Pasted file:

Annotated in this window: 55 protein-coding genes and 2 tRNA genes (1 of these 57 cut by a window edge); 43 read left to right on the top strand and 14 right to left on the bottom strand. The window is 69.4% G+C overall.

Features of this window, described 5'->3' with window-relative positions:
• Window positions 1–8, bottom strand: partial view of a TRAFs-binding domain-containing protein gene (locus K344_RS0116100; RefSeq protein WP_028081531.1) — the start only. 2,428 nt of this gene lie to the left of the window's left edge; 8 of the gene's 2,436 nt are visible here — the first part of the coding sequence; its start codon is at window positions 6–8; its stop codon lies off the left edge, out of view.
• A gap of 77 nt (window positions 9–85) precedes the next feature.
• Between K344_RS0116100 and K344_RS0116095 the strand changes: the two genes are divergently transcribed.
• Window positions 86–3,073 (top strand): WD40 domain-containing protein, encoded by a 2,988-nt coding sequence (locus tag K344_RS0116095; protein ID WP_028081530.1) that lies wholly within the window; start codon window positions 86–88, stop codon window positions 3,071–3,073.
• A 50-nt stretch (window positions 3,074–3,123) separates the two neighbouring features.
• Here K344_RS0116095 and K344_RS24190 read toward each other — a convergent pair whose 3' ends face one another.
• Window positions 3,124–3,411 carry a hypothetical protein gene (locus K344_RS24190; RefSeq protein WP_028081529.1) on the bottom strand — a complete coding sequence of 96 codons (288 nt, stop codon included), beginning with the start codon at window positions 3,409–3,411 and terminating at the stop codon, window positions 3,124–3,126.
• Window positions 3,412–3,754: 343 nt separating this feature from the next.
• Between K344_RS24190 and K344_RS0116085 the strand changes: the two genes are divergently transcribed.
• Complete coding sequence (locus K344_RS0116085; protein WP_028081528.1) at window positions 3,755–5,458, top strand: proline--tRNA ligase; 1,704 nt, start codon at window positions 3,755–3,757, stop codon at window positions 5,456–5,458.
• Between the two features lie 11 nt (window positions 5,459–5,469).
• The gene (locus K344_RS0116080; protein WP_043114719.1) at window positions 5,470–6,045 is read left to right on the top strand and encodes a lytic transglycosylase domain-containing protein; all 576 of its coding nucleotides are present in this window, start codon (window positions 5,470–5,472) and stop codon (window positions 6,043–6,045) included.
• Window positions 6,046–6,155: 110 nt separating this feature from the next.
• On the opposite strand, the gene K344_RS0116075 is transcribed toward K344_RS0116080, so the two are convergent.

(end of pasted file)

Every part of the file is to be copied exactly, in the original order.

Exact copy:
Annotated in this window: 55 protein-coding genes and 2 tRNA genes (1 of these 57 cut by a window edge); 43 read left to right on the top strand and 14 right to left on the bottom strand. The window is 69.4% G+C overall.

Features of this window, described 5'->3' with window-relative positions:
• Window positions 1–8, bottom strand: partial view of a TRAFs-binding domain-containing protein gene (locus K344_RS0116100; RefSeq protein WP_028081531.1) — the start only. 2,428 nt of this gene lie to the left of the window's left edge; 8 of the gene's 2,436 nt are visible here — the first part of the coding sequence; its start codon is at window positions 6–8; its stop codon lies off the left edge, out of view.
• A gap of 77 nt (window positions 9–85) precedes the next feature.
• Between K344_RS0116100 and K344_RS0116095 the strand changes: the two genes are divergently transcribed.
• Window positions 86–3,073 (top strand): WD40 domain-containing protein, encoded by a 2,988-nt coding sequence (locus tag K344_RS0116095; protein ID WP_028081530.1) that lies wholly within the window; start codon window positions 86–88, stop codon window positions 3,071–3,073.
• A 50-nt stretch (window positions 3,074–3,123) separates the two neighbouring features.
• Here K344_RS0116095 and K344_RS24190 read toward each other — a convergent pair whose 3' ends face one another.
• Window positions 3,124–3,411 carry a hypothetical protein gene (locus K344_RS24190; RefSeq protein WP_028081529.1) on the bottom strand — a complete coding sequence of 96 codons (288 nt, stop codon included), beginning with the start codon at window positions 3,409–3,411 and terminating at the stop codon, window positions 3,124–3,126.
• Window positions 3,412–3,754: 343 nt separating this feature from the next.
• Between K344_RS24190 and K344_RS0116085 the strand changes: the two genes are divergently transcribed.
• Complete coding sequence (locus K344_RS0116085; protein WP_028081528.1) at window positions 3,755–5,458, top strand: proline--tRNA ligase; 1,704 nt, start codon at window positions 3,755–3,757, stop codon at window positions 5,456–5,458.
• Between the two features lie 11 nt (window positions 5,459–5,469).
• The gene (locus K344_RS0116080; protein WP_043114719.1) at window positions 5,470–6,045 is read left to right on the top strand and encodes a lytic transglycosylase domain-containing protein; all 576 of its coding nucleotides are present in this window, start codon (window positions 5,470–5,472) and stop codon (window positions 6,043–6,045) included.
• Window positions 6,046–6,155: 110 nt separating this feature from the next.
• On the opposite strand, the gene K344_RS0116075 is transcribed toward K344_RS0116080, so the two are convergent.